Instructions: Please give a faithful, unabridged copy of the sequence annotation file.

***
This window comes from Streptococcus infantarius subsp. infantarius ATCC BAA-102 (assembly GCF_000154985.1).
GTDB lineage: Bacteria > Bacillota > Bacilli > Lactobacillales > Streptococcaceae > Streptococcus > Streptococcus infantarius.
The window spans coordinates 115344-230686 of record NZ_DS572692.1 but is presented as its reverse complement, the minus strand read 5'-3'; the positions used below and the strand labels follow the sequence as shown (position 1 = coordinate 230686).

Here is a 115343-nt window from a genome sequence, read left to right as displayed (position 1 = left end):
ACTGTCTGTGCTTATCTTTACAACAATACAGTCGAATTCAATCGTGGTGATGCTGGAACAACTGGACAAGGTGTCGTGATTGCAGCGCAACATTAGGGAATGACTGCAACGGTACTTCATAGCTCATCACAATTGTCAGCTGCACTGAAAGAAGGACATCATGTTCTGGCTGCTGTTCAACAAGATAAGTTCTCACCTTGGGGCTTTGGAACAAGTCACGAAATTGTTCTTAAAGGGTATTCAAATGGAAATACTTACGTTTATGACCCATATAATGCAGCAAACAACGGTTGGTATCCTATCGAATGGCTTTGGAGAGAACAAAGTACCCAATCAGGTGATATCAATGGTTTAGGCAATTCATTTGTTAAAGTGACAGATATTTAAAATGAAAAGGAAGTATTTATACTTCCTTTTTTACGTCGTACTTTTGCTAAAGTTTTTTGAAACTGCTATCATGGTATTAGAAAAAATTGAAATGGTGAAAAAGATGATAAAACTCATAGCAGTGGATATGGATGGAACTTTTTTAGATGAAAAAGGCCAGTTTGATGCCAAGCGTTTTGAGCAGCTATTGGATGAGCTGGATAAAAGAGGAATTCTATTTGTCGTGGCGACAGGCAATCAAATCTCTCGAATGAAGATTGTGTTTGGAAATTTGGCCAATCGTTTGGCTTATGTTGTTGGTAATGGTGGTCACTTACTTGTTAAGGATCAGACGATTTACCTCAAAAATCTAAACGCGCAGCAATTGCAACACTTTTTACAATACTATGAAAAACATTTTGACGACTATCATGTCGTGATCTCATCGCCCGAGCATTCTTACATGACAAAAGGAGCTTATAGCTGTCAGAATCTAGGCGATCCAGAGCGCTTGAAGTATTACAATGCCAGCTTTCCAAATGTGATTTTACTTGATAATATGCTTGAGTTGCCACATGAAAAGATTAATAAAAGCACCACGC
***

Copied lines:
This window comes from Streptococcus infantarius subsp. infantarius ATCC BAA-102 (assembly GCF_000154985.1).
GTDB lineage: Bacteria > Bacillota > Bacilli > Lactobacillales > Streptococcaceae > Streptococcus > Streptococcus infantarius.
The window spans coordinates 115344-230686 of record NZ_DS572692.1 but is presented as its reverse complement, the minus strand read 5'-3'; the positions used below and the strand labels follow the sequence as shown (position 1 = coordinate 230686).

Here is a 115343-nt window from a genome sequence, read left to right as displayed (position 1 = left end):
ACTGTCTGTGCTTATCTTTACAACAATACAGTCGAATTCAATCGTGGTGATGCTGGAACAACTGGACAAGGTGTCGTGATTGCAGCGCAACATTAGGGAATGACTGCAACGGTACTTCATAGCTCATCACAATTGTCAGCTGCACTGAAAGAAGGACATCATGTTCTGGCTGCTGTTCAACAAGATAAGTTCTCACCTTGGGGCTTTGGAACAAGTCACGAAATTGTTCTTAAAGGGTATTCAAATGGAAATACTTACGTTTATGACCCATATAATGCAGCAAACAACGGTTGGTATCCTATCGAATGGCTTTGGAGAGAACAAAGTACCCAATCAGGTGATATCAATGGTTTAGGCAATTCATTTGTTAAAGTGACAGATATTTAAAATGAAAAGGAAGTATTTATACTTCCTTTTTTACGTCGTACTTTTGCTAAAGTTTTTTGAAACTGCTATCATGGTATTAGAAAAAATTGAAATGGTGAAAAAGATGATAAAACTCATAGCAGTGGATATGGATGGAACTTTTTTAGATGAAAAAGGCCAGTTTGATGCCAAGCGTTTTGAGCAGCTATTGGATGAGCTGGATAAAAGAGGAATTCTATTTGTCGTGGCGACAGGCAATCAAATCTCTCGAATGAAGATTGTGTTTGGAAATTTGGCCAATCGTTTGGCTTATGTTGTTGGTAATGGTGGTCACTTACTTGTTAAGGATCAGACGATTTACCTCAAAAATCTAAACGCGCAGCAATTGCAACACTTTTTACAATACTATGAAAAACATTTTGACGACTATCATGTCGTGATCTCATCGCCCGAGCATTCTTACATGACAAAAGGAGCTTATAGCTGTCAGAATCTAGGCGATCCAGAGCGCTTGAAGTATTACAATGCCAGCTTTCCAAATGTGATTTTACTTGATAATATGCTTGAGTTGCCACATGAAAAGATTAATAAAAGCACCACGC